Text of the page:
Case BriefsCOVID 19Supreme Court

“A worker’s right to life cannot be deemed contingent on the mercy of their employer or the State.”

Supreme Court: The 3-judge bench of Dr. DY Chandrachud. Indu Malhora and KM Joseph, JJ quashed the Notification dated July 20, 2020 issued by the Labour and Employment Department of State of Gujarat under Section 5 of the Factories Act to exempt all factories registered under the Act “from various provisions relating to weekly hours, daily hours, intervals for rest etc. for adult workers” under Sections 51, 54, 55 and 56 till October 19, 2020.

“This Court is cognizant that the State of Gujarat aimed to ameliorate the financial exigencies that were caused due to the pandemic and the subsequent lockdown. However, financial losses cannot be offset on the weary shoulders of the laboring worker, who provides the backbone of the economy.”

The Court, hence, directed that overtime wages shall be paid, in accordance with the provisions of Section 59 of the Factories Act to all eligible workers who have been working since the issuance of the notifications.


NOTIFICATION

On 17 April 2020, the Labour and Employment Department of the State of Gujarat issued a notification with the aim to provide “certain relaxations for industrial and commercial activities” from 20 April 2020 till 19 July 2020. On its lapse by the efflux of time, the State government issued another notification on 20 July 2020 . Similar in content, the new notification extended the exemption granted to factories from 20 July 2020 till 19 October 2020.


POWER UNDER SECTION 5 OF THE FACTORIES ACT, 1962 AND THE PRE-REQUISITE OF ‘PUBLIC EMERGENCY’

NOTE: Section 5 of the Factories Act provides that in a public emergency, the State Government can exempt any factory or class or description of factories from all or any of the provisions of the Act, except Section 67.

The Court noticed that the existence of a public emergency is a pre-requisite to the exercise of the power. Whether there exists a public emergency is not left to the subjective satisfaction of the state government. The absence of the expression “subjective satisfaction” in Section 5 is crucial.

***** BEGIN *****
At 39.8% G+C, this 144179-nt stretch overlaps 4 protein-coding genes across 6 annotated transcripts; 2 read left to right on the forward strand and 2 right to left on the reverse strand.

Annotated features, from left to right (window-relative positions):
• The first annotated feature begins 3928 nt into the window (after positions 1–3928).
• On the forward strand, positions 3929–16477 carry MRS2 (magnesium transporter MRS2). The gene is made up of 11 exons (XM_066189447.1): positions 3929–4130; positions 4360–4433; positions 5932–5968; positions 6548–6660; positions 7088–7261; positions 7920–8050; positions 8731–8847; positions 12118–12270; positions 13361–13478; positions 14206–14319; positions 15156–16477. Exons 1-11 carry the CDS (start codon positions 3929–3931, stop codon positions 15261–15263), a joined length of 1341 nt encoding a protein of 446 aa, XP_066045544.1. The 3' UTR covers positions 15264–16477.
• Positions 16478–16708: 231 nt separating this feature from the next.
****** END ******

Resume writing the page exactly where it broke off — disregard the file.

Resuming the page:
“The existence of a public emergency must hence be demonstrated as an objective fact, when its existence is questioned in a challenge to the exercise of the power. Left to itself, the expression ‘public emergency’ may have a wide and, as we say in law, an elastic meaning.”

Under Section 5 a situation can qualify as a public emergency’, only if the following elements are satisfied:

  • there must exist a “grave emergency”;
  • the security of India or of any part of its territory must be “threatened” by such an emergency; and
  • the cause of the threat must be war, external aggression or internal disturbance.

It was, hence, noticed,

“The co-relationship between the cause and effect must exist. Implicitly therefore, the statutory provision incorporates the principle of proportionality.”


PRECEDENT ON ‘PUBLIC EMERGENCY’ AND ‘SECURITY OF THE STATE’

The power under Section 5 of the Factories Act can be exercised in a “public emergency”. The explanation states that to constitute a public emergency, there must be a grave emergency. The emergency must be of such a nature as to threaten the security of India or a part of its territory. The threat to the security of India or a part of the territory must be caused by war, external aggression or an internal disturbance. The expression ‘internal disturbance’ cannot be divorced from its context or be read in a manner divorced from the other two expressions which precede it. They are indicative of the gravity of the cause which threatens the security of India or a part of its territory. An internal disturbance must be of a similar gravity.

“… it is necessary to evaluate whether a situation of internal disturbance threatens the security of India, or a part of its territory to qualify as a ‘public emergency’. In the absence of any one or more of the constituent elements, the conditions requisite for the exercise of statutory power will not exist.”


IS COVID-19 A ‘PUBLIC EMERGENCY’IN TERMS OF SECTION 5 OF THE FACTORIES ACT, 1962?

“The brunt of the pandemic and of the lockdown has been borne by the working class and by the poorest of the poor. Bereft of social security, they have no fall back options.”